Where cuts have to be made—and in many cases they have to be—one must ensure that that is done. After all, we were elected to bring the economy into balance. That is something in which all of us on this side believe. Special cases are difficult to deal with. Everyone is a special case if one allows it.
It is essential that local authorities do not cut so near the bone that we cannot get the situation going again once we put more flesh on. That is the first important point to make. Secondly, voluntary associations and voluntary bodies have an important role to play. The WEA is one such body. A local education authority must not just keep its own classes going and run down the funds that go to voluntary bodies, because in many cases those bodies meet the demands of people in the area and can 1841 expand most easily when the situation eases economically.
I must make a point about guidance to local authorities. I understand that the Advisory Council for Adult and Continuing Education hopes to provide indications of practical ways in which provision is being maintained at local level within reduced budgets. I think that that would meet the point raised by my hon. Friend about what is happening where cuts have to be made but where there has been a retention of the standards that had been achieved.
I am sure that my hon. Friend will be glad to hear that there will be no reduction in grant-aid from the Department to bodies such as the WEA and university extra-mural departments, which are also grant-aided by the local authorities and which supplement LEA provision. We intend to provide the same amount of money in 1980–81 as has been provided this year, so there will be no reduction in adult education. That shows that we believe in adult education. We are providing real money for this purpose.
§ Dr. Boyson
That was a very pleasant intervention. If the hon. Member for Huddersfield, East wants to intervene and give only one cheer, I shall gladly give way.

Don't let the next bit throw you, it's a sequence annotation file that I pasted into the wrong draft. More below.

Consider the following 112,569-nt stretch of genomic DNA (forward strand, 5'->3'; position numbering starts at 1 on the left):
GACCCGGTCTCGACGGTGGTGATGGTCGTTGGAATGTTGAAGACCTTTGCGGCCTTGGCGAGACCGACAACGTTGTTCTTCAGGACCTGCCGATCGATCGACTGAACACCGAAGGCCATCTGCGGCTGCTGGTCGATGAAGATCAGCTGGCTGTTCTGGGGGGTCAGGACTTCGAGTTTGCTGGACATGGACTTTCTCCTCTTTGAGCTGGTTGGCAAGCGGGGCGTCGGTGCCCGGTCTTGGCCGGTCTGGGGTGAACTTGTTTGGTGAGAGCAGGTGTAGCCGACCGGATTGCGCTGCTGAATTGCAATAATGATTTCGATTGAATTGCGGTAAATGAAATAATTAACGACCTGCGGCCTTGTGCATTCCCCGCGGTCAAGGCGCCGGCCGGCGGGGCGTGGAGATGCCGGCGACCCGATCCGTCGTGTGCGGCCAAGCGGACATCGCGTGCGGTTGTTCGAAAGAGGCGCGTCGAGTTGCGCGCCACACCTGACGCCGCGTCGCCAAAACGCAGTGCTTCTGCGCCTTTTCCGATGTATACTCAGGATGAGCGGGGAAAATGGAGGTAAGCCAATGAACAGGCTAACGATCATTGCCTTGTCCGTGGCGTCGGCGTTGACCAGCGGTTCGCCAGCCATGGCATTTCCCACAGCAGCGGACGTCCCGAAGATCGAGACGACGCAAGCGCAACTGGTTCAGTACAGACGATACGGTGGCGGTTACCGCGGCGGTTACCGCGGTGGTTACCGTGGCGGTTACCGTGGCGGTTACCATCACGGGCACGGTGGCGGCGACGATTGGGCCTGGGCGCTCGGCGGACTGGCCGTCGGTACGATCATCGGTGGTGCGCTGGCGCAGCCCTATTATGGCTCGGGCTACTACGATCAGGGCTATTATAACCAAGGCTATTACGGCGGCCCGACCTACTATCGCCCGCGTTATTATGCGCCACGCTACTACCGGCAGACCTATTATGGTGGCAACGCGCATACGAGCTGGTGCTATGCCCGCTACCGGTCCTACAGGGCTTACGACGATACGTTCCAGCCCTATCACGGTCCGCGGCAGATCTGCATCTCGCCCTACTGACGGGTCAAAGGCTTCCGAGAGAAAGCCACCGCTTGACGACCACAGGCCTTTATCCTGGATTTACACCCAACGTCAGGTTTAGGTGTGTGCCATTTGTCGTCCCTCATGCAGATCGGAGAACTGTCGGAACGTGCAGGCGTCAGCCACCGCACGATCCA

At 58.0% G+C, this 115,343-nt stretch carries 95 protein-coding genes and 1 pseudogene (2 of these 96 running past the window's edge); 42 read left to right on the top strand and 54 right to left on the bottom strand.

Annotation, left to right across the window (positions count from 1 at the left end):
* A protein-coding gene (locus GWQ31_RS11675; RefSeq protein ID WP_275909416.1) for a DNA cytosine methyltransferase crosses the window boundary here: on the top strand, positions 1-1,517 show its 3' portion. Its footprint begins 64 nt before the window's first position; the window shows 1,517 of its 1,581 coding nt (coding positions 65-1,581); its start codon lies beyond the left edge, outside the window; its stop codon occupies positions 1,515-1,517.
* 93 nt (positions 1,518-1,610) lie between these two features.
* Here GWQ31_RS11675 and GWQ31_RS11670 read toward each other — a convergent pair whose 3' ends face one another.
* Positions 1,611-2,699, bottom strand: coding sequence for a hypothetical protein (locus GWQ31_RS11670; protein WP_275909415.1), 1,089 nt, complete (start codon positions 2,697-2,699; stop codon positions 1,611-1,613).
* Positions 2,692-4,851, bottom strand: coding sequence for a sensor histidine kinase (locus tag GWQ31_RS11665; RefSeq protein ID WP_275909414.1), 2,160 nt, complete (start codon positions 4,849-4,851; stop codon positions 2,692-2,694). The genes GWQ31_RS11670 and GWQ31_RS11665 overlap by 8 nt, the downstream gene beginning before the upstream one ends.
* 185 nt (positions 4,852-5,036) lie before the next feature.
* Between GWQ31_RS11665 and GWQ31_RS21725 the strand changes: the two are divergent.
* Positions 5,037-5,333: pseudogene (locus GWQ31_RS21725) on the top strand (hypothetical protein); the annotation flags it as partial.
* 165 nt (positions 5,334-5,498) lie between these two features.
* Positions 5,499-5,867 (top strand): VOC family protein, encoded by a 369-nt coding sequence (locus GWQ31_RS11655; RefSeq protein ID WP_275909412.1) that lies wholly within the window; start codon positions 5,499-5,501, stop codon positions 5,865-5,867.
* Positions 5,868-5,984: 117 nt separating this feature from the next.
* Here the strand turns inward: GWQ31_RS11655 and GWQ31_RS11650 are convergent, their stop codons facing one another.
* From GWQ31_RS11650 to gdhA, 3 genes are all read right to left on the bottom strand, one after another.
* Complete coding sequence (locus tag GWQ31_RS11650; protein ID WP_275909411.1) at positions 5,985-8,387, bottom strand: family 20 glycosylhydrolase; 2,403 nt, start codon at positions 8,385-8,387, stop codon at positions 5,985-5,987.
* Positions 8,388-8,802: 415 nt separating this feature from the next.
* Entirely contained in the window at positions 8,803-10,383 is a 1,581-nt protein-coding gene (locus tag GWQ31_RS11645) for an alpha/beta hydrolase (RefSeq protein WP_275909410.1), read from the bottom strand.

Just before Christmas, my right hon. and learned Friend the Secretary of State announced that he had decided to extend the term of the Advisory Council for Adult and Continuing Education for a further three years beyond October 1980, to which it was timed, to enable it to complete its important work of reviewing current practice and the means of most effectively deploying existing resources and of identifying the policies and priori- 1842 ties which it considers important for the evaluation of a coherent pattern of provision in tune with present and future needs.
Similarly, just before the Christmas Recess, we took an initiative with the adult literacy unit—with which I have had many conversations—for the development after March of the unit into one with a wider remit, covering not only literacy but other related basic skills. Although my right hon. and learned Friend felt able to give central support, it is particularly important to mention tonight that we are providing the same funds as before. We have given it another three years. We are working very closely with it.
In particular, we want to move the adult literacy unit into a basic education of adults unit, where it will cover proficiency in areas such as literacy, numeracy and communication, without which people are impeded in applying or even being considered for employment. I have had a number of conversations with these people and I have no doubt that they are doing an excellent job. We shall watch carefully to see what further help we can give them. We have given them a budget of £500,000 in the first year, and we have promised its continuance over three years.
It gives me pleasure this evening to answer my hon. Friends and say that our commitment to adult education is clear. It has been shown financially. We have put our money where our beliefs are, by not cutting the amount going to adult education. If we can give a lead by saying that this is one of the priorities that must be maintained not just for the present but for the future—and that includes the Open University—I am sure that this debate will have been useful for all concerned.
§ Question put and agreed to.
§ Adjourned accordingly at fourteen minutes to One o'clock